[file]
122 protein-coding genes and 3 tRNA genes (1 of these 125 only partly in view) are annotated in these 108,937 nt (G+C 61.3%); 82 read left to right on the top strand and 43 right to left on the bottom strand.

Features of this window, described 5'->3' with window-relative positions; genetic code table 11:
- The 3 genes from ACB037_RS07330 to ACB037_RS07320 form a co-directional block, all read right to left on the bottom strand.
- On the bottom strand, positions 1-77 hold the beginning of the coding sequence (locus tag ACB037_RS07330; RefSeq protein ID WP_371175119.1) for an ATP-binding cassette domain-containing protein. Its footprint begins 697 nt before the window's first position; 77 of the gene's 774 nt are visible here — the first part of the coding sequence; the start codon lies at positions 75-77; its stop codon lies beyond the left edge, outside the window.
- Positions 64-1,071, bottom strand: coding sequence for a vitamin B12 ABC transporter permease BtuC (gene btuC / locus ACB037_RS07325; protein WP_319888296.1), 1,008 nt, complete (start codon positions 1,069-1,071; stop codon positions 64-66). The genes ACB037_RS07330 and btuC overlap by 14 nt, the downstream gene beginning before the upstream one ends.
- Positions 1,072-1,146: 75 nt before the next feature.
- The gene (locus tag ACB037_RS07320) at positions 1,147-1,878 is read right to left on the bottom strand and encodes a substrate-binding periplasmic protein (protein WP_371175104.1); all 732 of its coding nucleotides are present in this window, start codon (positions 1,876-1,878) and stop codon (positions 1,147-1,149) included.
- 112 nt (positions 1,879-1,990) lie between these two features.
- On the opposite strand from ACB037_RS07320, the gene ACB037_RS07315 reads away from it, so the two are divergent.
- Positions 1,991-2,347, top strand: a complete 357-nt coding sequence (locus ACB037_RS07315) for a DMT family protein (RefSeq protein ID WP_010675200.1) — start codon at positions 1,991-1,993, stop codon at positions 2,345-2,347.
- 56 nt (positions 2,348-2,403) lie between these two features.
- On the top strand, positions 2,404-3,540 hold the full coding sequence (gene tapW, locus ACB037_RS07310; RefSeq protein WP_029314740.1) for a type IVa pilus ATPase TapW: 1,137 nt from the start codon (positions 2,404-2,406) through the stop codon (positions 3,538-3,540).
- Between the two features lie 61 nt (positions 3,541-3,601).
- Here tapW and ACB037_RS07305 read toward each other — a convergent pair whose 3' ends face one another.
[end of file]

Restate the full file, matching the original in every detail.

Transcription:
122 protein-coding genes and 3 tRNA genes (1 of these 125 only partly in view) are annotated in these 108,937 nt (G+C 61.3%); 82 read left to right on the top strand and 43 right to left on the bottom strand.

Features of this window, described 5'->3' with window-relative positions; genetic code table 11:
- The 3 genes from ACB037_RS07330 to ACB037_RS07320 form a co-directional block, all read right to left on the bottom strand.
- On the bottom strand, positions 1-77 hold the beginning of the coding sequence (locus tag ACB037_RS07330; RefSeq protein ID WP_371175119.1) for an ATP-binding cassette domain-containing protein. Its footprint begins 697 nt before the window's first position; 77 of the gene's 774 nt are visible here — the first part of the coding sequence; the start codon lies at positions 75-77; its stop codon lies beyond the left edge, outside the window.
- Positions 64-1,071, bottom strand: coding sequence for a vitamin B12 ABC transporter permease BtuC (gene btuC / locus ACB037_RS07325; protein WP_319888296.1), 1,008 nt, complete (start codon positions 1,069-1,071; stop codon positions 64-66). The genes ACB037_RS07330 and btuC overlap by 14 nt, the downstream gene beginning before the upstream one ends.
- Positions 1,072-1,146: 75 nt before the next feature.
- The gene (locus tag ACB037_RS07320) at positions 1,147-1,878 is read right to left on the bottom strand and encodes a substrate-binding periplasmic protein (protein WP_371175104.1); all 732 of its coding nucleotides are present in this window, start codon (positions 1,876-1,878) and stop codon (positions 1,147-1,149) included.
- 112 nt (positions 1,879-1,990) lie between these two features.
- On the opposite strand from ACB037_RS07320, the gene ACB037_RS07315 reads away from it, so the two are divergent.
- Positions 1,991-2,347, top strand: a complete 357-nt coding sequence (locus ACB037_RS07315) for a DMT family protein (RefSeq protein ID WP_010675200.1) — start codon at positions 1,991-1,993, stop codon at positions 2,345-2,347.
- 56 nt (positions 2,348-2,403) lie between these two features.
- On the top strand, positions 2,404-3,540 hold the full coding sequence (gene tapW, locus ACB037_RS07310; RefSeq protein WP_029314740.1) for a type IVa pilus ATPase TapW: 1,137 nt from the start codon (positions 2,404-2,406) through the stop codon (positions 3,538-3,540).
- Between the two features lie 61 nt (positions 3,541-3,601).
- Here tapW and ACB037_RS07305 read toward each other — a convergent pair whose 3' ends face one another.